Record carbon prices in Europe last week are a clear message that COP26 has super-charged the drive for decarbonisation and will add hugely to future shipping costs. Global investors have since the climate summit piled into European Union carbon allowances, driving the price to more than €90 ($102) per tonne and leading analysts to speculate that €100 is on the horizon.

Bjarne Schieldrop, chief commodities analyst at Nordic bank SEB, told the Financial Times that the way things are going, we could be looking at €200 “at least” in the coming years.

The cost of carbon on the EU Emissions Trading System (ETS) has been rocket-fuelled since the Glasgow climate summit last month.

Environmentalists may have deemed the conference weak, but the business world has interpreted the final agreement quite differently.

There is a widespread view among investors that regulation of fossil fuels will tighten and carbon markets will expand beyond parts of Europe, the US and China.

Speculative buying in the EU allowances price barrelled up from €50 in July to last week’s peak of €90.75.

On that basis, and with shipping facing fully priced inclusion in the ETS from 2026, intra-EU voyages could attract a carbon penalty of €7,000 per day, according to London shipbroker Affinity.

That is a cost estimate based on a 35,000-tonne vessel burning 25 tonnes of fuel oil per day — and as Affinity’s chief executive Richard Fulford-Smith graphically put it: “There will be no escape.”

He said it is time the International Maritime Organization started dispensing the serious advice that its member countries and the industry need.

The EU has declared that shipping will be included in the ETS from 2023, with operators being forced to pay 20% of the going carbon rate.

Affinity assumes that for each tonne of fuel used, about 3.2 tonnes of carbon is burned.

Bjarne Schieldrop, chief commodities analyst at Nordic bank SEB. Photo: Scanpix

The current price of carbon allowances has also been pushed up by European power station operators, buying allowances to burn more coal to generate electricity amid a shortage of cleaner gas.

Germany closing nuclear power plants and pressure to buy allowances before the Christmas shutdown are also raising CO2 prices.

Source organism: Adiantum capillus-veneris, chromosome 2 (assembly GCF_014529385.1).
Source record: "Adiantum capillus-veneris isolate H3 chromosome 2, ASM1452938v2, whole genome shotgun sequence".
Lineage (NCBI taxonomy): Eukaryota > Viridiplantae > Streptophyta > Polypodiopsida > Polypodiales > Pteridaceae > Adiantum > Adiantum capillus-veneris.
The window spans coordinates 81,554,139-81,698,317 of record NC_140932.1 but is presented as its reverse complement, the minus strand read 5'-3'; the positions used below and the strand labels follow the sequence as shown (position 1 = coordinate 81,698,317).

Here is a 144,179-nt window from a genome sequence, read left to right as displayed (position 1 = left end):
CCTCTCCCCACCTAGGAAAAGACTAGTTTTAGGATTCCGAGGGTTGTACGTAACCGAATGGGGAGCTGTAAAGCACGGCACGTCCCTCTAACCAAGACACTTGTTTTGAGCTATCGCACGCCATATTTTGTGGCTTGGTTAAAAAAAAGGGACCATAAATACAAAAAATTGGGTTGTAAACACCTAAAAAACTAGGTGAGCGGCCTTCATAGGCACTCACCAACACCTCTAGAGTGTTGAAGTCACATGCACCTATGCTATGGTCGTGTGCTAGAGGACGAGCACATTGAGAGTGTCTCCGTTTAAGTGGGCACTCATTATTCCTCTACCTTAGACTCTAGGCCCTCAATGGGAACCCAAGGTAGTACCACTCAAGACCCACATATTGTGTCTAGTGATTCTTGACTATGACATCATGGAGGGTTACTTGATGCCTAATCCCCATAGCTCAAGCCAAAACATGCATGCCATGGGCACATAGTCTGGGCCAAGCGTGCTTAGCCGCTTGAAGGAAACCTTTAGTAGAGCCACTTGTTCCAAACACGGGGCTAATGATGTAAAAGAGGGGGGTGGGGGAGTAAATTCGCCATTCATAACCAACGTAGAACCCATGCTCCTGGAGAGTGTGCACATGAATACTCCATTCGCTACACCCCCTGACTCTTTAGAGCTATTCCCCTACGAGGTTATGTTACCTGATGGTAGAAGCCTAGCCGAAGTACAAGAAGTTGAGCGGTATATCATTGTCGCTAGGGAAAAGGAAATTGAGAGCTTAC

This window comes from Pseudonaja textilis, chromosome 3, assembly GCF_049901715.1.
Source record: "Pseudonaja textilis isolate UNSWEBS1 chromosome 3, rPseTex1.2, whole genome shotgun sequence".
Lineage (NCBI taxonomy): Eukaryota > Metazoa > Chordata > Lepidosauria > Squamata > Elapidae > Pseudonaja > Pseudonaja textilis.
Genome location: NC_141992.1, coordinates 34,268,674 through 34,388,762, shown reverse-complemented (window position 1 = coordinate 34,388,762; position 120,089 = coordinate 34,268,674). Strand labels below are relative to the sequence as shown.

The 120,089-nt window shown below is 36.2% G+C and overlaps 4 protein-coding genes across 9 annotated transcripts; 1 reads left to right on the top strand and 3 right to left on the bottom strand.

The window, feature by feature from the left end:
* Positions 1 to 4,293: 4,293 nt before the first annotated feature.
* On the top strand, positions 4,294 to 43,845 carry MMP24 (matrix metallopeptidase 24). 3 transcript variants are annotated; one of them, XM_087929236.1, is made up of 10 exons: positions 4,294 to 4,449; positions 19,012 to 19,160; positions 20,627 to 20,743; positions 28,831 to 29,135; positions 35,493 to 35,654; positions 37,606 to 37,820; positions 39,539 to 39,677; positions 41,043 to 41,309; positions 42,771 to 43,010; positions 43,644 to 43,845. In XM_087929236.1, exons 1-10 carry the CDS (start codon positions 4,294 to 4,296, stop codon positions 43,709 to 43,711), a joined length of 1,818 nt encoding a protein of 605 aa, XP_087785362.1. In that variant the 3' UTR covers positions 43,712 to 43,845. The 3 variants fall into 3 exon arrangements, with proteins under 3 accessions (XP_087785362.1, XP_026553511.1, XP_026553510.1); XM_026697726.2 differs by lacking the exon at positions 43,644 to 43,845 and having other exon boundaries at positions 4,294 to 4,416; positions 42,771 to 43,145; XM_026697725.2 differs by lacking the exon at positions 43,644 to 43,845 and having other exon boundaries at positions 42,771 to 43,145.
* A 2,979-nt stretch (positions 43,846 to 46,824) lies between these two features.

But even without those influences, the trend is seen as upwards for carbon prices, making carbon capture and storage projects and “green” hydrogen and methanol — made from renewable power — much more competitive.

Shipowners such as AP Moller-Maersk favour “green” methanol for the future of bunkers. The Danish liner giant is investing in that kind of tonnage but is also interested in green hydrogen.

Maersk, which uses more than 10m tonnes of bunker fuel per year, is also pushing the IMO to introduce a $50-per-tonne global carbon tax within two years, rising to $150 by 2025.

Some shipowners think all that can only be bad, and at the World Petroleum Congress (WPC) in Houston last week, there were plenty of signs the oil industry is struggling to come to terms with the future.

Saudi Arabia’s national oil company warned of “energy insecurity, rampant inflation and social unrest” if the world moves too quickly in the transition away from fossil fuels.

Delegates in Texas clearly loved the rousing speech from Amin Nasser, boss of Saudi Aramco, harnessing the concerns about the rise in energy prices, some of which have affected carbon costs.

There was certainly no balancing discussion about the hundreds of millions of people worldwide who risk being displaced by rising sea levels, drought and famine should the world move too slowly on decarbonisation.

There were more serious speeches about “energy transition” at WPC, particularly by European oil majors, such as Equinor of Norway — and calls for the industry to be more constructive and optimistic about playing a modernising role.

Shipping too needs to accelerate action. As my colleague Eric Priante Martin reports on pages 22 and 23, shipowners are behind the curve on measuring their own carbon footprint, never mind dealing with it.

There is no excuse, really. As British prime minister Margaret Thatcher said: “The environmental challenge which confronts the whole world demands an equivalent response from the whole world. Every country will be affected and no one can opt out.”

That was in 1989. The looming shipping ETS and a soaring carbon price may be the final warning.